Drone restrictions and regulations in Canada have become quite a bothersome topic. Every province, state, or even Country overseas are pushing their own restrictions. With all the regulations that the government is imposing are we going to have to get a drone license?
Will we be forced to fly indoors?
When the government sees a new trend forming. Do they push restrictions for just another money grab. Or do their restrictions help keep people safe?
These are the questions I’m going to be answering, and I think you might be surprised at what I find.
Canadian Drone Regulations – Recreational & Commercial
In Canada, flying your drone is legal but the Government requires you follow their rules and regulations before takeoff. The (TCCA) Transport Canada Civil Aviation, asks that you be aware of and comply to their regulations. The following rules are currently in effect.
New rules will take effect on June 1, 2019. The rules are as follows, If you’re flying a drone that weighs less than 250 grams (.55 pounds),
Below 90 meters (295 feet) above the ground, you must fly at least 30 meters (98 feet) away from vehicles, vessels and the public.
If your drone weighs over 250 grams (.55 pounds) and up to 1 kilograms).You must fly at least 76 meters (250 feet) away.
You must fly at least 5.6 kilometers (3.5 miles) away from aerodromes (any airport, seaplane base or area where aircraft take off and land)., and at least 1.9 kilometers (1.2 miles) away from heliports or aerodromes used by helicopters only.
When flying outside of controlled or restricted airspace. They require you to fly at least 9 kilometers (5.5 miles) away from a natural hazard or disaster area. Interfering with police and first re ponders is a definite no go, and you can’t fly into any clouds.
When flying for work, you must, obtain a Special Flight Operations Certificate (SFOC) from the TCAA unless they meet the strict safety conditions of the TCAA’s exemptions. No matter what your drone is coming with a lot of rules attached to it.
Special Zones for Drones
There are “no zones” where the Government restricts you from flying your drone. These places include around your local airport, or aerodrome. Flying your drone in busy, populated areas is also a “no go.”
If you plan to go to a national park, don’t bring your drone cause that’s a “no go” as well. Over border crossings is a huge one. \if you violate any of these laws your looking at fines upwards of $3000 and possibly jail time.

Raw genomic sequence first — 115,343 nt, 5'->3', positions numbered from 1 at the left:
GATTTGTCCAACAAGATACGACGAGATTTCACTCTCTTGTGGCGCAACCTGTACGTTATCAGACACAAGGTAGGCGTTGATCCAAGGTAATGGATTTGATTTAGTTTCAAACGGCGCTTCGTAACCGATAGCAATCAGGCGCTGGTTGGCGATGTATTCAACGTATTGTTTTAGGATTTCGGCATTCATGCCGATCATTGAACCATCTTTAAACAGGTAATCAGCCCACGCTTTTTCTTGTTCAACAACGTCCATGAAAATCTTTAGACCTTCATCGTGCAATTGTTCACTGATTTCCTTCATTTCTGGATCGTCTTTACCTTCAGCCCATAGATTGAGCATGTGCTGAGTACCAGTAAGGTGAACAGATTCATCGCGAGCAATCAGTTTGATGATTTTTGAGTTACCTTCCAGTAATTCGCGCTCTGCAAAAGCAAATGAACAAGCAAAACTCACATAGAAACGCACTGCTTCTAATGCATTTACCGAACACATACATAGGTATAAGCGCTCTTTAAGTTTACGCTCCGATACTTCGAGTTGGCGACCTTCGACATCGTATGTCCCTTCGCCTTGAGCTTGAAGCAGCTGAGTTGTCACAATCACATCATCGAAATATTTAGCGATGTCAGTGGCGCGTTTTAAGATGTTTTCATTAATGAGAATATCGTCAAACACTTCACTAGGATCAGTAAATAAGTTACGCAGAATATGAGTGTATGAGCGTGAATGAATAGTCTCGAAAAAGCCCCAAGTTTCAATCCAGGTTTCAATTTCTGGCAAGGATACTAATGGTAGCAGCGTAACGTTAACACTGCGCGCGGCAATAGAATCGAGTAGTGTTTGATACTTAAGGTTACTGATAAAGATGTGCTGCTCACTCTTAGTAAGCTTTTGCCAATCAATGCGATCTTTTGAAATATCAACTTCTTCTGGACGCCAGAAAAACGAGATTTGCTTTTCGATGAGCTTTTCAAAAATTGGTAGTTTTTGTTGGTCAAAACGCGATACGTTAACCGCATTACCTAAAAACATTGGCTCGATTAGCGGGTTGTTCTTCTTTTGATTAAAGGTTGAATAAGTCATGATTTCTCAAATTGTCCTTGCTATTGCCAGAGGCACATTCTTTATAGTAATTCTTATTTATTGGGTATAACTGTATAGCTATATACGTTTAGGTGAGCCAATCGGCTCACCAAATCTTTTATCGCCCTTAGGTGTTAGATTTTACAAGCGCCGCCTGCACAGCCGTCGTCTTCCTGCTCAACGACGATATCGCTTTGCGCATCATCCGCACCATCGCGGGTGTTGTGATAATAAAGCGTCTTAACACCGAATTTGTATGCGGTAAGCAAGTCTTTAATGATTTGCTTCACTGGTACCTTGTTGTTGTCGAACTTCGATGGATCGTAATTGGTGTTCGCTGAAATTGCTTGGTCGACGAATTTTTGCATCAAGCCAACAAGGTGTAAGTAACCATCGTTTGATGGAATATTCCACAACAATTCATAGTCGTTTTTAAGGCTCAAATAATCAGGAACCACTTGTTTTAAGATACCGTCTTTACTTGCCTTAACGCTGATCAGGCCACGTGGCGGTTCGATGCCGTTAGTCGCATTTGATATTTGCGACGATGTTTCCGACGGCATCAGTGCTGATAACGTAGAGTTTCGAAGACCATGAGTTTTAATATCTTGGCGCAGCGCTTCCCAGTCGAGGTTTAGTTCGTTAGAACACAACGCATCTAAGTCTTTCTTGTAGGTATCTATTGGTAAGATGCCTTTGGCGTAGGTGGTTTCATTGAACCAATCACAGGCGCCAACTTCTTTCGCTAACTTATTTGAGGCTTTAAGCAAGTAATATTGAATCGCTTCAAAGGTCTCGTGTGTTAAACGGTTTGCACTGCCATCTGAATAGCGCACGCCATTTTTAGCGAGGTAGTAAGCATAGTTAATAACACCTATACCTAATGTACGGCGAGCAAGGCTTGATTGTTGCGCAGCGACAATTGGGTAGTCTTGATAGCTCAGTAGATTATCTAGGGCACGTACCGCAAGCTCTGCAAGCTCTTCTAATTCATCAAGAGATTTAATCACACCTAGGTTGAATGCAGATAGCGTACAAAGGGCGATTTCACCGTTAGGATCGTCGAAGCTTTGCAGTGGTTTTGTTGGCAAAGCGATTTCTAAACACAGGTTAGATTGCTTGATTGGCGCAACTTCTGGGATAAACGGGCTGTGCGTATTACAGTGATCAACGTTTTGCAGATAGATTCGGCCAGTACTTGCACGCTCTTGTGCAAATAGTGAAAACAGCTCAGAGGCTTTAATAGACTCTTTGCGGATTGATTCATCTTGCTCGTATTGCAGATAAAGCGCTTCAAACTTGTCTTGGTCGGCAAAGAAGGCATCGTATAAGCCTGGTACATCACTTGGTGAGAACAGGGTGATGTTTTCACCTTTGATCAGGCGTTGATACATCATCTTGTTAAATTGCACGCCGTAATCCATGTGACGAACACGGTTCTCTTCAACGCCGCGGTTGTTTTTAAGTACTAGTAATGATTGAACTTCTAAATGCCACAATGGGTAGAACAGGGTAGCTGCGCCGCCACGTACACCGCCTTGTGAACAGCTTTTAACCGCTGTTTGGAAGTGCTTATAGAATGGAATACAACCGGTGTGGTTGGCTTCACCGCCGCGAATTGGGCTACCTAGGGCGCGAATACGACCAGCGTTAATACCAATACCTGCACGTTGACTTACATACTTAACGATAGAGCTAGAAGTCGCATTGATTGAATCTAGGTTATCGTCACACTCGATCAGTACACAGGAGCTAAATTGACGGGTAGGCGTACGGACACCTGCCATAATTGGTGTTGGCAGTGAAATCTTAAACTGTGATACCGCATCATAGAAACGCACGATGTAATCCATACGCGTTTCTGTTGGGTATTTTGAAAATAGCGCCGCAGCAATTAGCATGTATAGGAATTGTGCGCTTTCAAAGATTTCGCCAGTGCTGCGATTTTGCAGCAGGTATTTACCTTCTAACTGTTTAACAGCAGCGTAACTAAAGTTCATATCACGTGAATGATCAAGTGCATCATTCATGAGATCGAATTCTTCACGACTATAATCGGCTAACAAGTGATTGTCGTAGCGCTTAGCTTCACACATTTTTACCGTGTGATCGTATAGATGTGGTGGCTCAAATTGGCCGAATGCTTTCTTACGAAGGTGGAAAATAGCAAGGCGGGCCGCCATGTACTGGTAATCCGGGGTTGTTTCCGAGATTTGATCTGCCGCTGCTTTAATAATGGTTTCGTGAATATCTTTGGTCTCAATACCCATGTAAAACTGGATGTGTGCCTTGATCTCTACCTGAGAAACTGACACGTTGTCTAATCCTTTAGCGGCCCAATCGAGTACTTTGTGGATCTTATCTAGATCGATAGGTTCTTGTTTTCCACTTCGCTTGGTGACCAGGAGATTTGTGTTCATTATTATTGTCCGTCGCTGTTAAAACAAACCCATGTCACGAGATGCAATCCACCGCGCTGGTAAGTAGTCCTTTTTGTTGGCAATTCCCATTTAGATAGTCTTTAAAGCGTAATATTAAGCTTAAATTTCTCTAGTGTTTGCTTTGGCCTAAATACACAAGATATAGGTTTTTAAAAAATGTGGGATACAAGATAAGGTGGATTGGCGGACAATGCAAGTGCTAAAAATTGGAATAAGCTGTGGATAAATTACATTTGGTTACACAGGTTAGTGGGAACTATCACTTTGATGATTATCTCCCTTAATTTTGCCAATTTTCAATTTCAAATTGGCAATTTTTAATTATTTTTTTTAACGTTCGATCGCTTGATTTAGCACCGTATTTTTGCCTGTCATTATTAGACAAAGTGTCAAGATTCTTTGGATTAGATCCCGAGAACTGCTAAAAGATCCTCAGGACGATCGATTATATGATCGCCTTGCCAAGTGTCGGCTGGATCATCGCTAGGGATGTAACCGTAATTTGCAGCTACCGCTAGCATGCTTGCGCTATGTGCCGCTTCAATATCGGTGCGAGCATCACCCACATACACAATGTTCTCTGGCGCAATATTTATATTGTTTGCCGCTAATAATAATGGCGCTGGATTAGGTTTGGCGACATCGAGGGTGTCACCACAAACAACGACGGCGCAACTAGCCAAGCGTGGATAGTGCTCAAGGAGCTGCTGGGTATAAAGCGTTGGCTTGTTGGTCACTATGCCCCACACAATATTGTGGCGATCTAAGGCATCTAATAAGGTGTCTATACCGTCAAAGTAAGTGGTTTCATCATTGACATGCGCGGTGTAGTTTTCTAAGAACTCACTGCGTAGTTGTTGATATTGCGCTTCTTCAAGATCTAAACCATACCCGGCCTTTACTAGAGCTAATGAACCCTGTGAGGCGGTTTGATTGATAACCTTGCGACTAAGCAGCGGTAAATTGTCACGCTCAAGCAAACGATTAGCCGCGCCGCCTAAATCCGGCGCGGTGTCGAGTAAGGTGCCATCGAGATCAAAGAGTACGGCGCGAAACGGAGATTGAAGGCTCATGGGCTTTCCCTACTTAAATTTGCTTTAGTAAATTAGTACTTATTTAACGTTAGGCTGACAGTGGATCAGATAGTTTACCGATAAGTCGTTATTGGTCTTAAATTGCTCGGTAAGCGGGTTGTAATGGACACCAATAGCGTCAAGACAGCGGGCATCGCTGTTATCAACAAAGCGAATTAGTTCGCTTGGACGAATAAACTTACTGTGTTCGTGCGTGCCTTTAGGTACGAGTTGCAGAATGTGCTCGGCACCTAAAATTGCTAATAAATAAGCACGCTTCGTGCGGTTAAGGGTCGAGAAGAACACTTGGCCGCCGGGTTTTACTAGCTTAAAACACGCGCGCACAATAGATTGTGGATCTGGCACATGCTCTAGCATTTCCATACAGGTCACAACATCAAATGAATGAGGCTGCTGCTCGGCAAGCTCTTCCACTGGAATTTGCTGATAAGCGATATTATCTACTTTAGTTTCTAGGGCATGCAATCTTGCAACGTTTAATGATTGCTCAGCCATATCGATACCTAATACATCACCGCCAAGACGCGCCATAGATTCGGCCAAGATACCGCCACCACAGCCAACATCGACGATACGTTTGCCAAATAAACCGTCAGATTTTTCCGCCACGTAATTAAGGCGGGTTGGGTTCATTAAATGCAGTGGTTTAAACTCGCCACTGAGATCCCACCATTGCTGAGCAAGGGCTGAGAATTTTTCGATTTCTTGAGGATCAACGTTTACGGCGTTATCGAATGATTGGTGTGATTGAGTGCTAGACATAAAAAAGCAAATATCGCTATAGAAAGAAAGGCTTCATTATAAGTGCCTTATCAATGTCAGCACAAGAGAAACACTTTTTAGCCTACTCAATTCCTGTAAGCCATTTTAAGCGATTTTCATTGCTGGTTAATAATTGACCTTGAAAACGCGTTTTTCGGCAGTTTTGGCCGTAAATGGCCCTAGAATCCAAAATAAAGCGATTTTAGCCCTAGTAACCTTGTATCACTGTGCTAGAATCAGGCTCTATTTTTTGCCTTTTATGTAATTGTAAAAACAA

Determining if you are Beginner or Advanced
There are three conditions that “if you meet them you are considered a beginner.”
You fly in uncontrolled airspace and fly 30 meters from by standards, or never fly over by standards.
When you meet these three qualifications, They say you are a beginner.
Now, on the other hand if you meet any of these three conditions, your are considered “advanced.”You want to fly in controlled airspace, and fly over and 30 meters over by standards. The reason why I talk to you about beginner and advanced is they both have different standards of flying.
I won’t name them all, so here’s a few. For basic operations you need a “pilot certificate,” and be able to show the certificate on demand. Pilots wanting an advanced pilot certificate need to pass a small exam, and in person flight review.
Well my goal here if not to deter you from getting a drone. My goal is to keep you informed. And up to date with everything required to fly your drone.
If you fly everyday like me you won’t let “some rules and regulations” stop you. Flying drones for me started out in the beginner stage and eventually I worked my way up to advanced. I will always continue to fly.
No matter how many rules or regulations are put in place. I want to ask you? What are you willing to do about what you are passionate about and love to do?
Will you go the extra mile and jump through the proverbial hoops to do what you love? If you have a comment feel free to leave it below. This is always encouraged at Dronefied. The Sky Is The Limit!